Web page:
Kathi Raning Rawat vs. State of Saurashtra

0
78
Bhikaji Narain Dhakras & ors. case
In the Supreme Court of India
Criminal Appellate Jurisdiction 
Case No. 
1952 AIR 123, 1952 SCR 435
Appellants
Kathi Raning Rawat 
Respondent 
State of Saurashtra
Decided on
27th February, 1952
Bench
Patanjali Sastri, C.J; Saiyid Fazl Ali; K. Mukherjea; C. Mahajan; Sudhi Ranjan Das; Chandrasekhara Aiyar; 
Vivian Bose.

The appellant was punished for death for the offence of murder under §302 of Indian Penal Code, 1860 and seven years of rigorous punishment each under §§ 307 and 392 of Indian Penal Code. The unique feature is the case is decided by the Special Courts established under Saurashtra State Public Safety Measures Ordinance, 1949. The Special Courts followed a special treatment which was questioned by the appellant on discriminatory classification of offences and treatment of such offences. Thus the jurisdiction of the criminal jurisdiction of courts was question before the Special Courts, followed by High Court, later a binding judgment was rendered by the Hon’ble Apex Court of India.

Background 

The present case shares similar factual matrix as that of State of West Bengal v. Anwar Ali Sarkar[1]. In the mentioned case, the criminal appeal was partly allowed but was adjourned to enable the respondent state to file an affidavit explaining the circumstances under which the Saurashtra State Public Safety Measures (Third Amendment) Ordinance, 1949, hereinafter will be referred to as the impugned ordinance.

Constitution and Statutory Provisions

  • § 7 to 18 of Saurashtra State Public Safety Measures Ordinance.
  • Article 14 of Constitution of India, 1949.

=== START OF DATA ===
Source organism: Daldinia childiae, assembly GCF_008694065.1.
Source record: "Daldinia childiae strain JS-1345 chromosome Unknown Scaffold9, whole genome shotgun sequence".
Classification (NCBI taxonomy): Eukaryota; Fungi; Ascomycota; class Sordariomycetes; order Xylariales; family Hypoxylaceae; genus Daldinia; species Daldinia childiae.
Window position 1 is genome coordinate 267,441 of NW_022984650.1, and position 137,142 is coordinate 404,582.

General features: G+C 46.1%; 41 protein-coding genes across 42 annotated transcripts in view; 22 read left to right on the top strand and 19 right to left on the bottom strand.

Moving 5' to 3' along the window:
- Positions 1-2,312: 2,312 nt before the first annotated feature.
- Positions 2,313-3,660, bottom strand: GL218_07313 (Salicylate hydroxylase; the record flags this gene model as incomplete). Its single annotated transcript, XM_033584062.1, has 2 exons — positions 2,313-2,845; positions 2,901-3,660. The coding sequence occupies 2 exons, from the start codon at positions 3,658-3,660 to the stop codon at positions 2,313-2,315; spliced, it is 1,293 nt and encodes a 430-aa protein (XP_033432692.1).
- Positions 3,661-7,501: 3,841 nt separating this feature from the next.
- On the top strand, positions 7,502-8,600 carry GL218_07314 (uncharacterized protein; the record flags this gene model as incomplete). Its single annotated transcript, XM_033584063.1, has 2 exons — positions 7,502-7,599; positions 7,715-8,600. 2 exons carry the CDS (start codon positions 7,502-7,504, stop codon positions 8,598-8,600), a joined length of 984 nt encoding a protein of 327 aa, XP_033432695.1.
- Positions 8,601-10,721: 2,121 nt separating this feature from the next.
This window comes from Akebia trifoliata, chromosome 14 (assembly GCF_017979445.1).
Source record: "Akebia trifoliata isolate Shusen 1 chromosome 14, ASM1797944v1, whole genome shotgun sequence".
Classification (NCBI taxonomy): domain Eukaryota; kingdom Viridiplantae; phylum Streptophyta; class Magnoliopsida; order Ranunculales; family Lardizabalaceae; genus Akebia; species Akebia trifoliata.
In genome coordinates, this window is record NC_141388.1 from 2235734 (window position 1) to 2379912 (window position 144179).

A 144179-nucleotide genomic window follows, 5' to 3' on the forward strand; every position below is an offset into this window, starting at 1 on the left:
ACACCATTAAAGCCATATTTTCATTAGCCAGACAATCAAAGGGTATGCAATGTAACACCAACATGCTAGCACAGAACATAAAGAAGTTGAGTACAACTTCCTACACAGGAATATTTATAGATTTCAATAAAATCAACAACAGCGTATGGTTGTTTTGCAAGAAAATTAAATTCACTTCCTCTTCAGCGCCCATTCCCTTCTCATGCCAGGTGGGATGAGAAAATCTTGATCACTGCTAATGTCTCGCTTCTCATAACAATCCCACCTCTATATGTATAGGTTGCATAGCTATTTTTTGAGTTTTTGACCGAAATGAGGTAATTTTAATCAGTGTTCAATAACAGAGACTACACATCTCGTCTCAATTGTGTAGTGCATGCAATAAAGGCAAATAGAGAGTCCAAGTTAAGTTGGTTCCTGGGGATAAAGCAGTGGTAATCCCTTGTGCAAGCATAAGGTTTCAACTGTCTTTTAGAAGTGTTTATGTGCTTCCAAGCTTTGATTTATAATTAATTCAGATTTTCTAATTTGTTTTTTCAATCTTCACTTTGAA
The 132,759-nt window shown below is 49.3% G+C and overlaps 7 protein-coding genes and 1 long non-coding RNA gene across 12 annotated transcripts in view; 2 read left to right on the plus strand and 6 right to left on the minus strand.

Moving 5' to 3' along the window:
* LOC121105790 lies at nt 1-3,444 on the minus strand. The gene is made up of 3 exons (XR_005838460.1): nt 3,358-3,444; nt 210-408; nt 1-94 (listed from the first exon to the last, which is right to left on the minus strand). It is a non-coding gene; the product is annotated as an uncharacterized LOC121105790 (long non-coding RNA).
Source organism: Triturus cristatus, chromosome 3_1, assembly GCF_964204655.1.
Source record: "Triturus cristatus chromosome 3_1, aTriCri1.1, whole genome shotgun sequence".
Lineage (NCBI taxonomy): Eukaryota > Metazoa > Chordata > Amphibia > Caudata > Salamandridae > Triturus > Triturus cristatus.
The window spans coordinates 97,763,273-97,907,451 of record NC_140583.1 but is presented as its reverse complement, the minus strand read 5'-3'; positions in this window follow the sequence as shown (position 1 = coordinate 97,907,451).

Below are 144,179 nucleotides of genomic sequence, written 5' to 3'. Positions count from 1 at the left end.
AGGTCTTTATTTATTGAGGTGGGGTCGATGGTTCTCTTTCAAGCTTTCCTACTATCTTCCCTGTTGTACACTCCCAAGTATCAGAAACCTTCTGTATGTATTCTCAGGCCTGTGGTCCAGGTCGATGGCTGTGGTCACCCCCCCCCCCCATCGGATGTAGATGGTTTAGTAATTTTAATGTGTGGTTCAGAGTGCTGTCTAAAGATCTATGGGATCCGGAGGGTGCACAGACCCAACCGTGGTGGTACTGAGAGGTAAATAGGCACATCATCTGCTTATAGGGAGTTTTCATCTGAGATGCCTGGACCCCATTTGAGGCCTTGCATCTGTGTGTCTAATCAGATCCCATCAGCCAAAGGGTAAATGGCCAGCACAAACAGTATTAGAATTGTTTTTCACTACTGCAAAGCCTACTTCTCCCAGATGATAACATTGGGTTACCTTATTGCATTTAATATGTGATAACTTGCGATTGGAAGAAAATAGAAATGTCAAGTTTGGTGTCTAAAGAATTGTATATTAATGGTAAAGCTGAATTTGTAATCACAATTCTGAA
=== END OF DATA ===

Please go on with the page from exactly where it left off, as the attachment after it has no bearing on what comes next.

• § 34, 302, 307 and 392 of Indian Penal Code, 1860

Facts

The impugned ordinance amends the Saurashtra State Public Safety Measures Ordinance (No. IX of 1948) which was aimed at maintenance of public order and preservation of peace and tranquility in the State of Saurashtra by constituting special Courts of criminal jurisdiction. The Courts’ procedure was different from normal criminal courts as the special Courts consists of abolition of jury or with the aid of assessors, the elimination of inquiry before session cases, no commitment proceeding is needed and special judge can take cognizance of case, no court has jurisdiction to transfer the case from Special Judge. Moreover, neither the distinct procedures are also not mandatory under the normal criminal procedures nor such deviation will imperil the chances of a fair and impartial trial. With the power conferred to government, notification was issued dated 9/11 February, 1950 directing that Special Courts can deal with §§ 302, 307 and 392 read with §34 of Indian Penal Code, 1860. The person has to approach the High Court for appeal within 15 days of sentence. §§ 491 and 526 of the Criminal Procedure Code will not apply to any person tried by Special Judges and High Court  is having the power to act according to §§ 423, 426, 427 and 428 of the Code.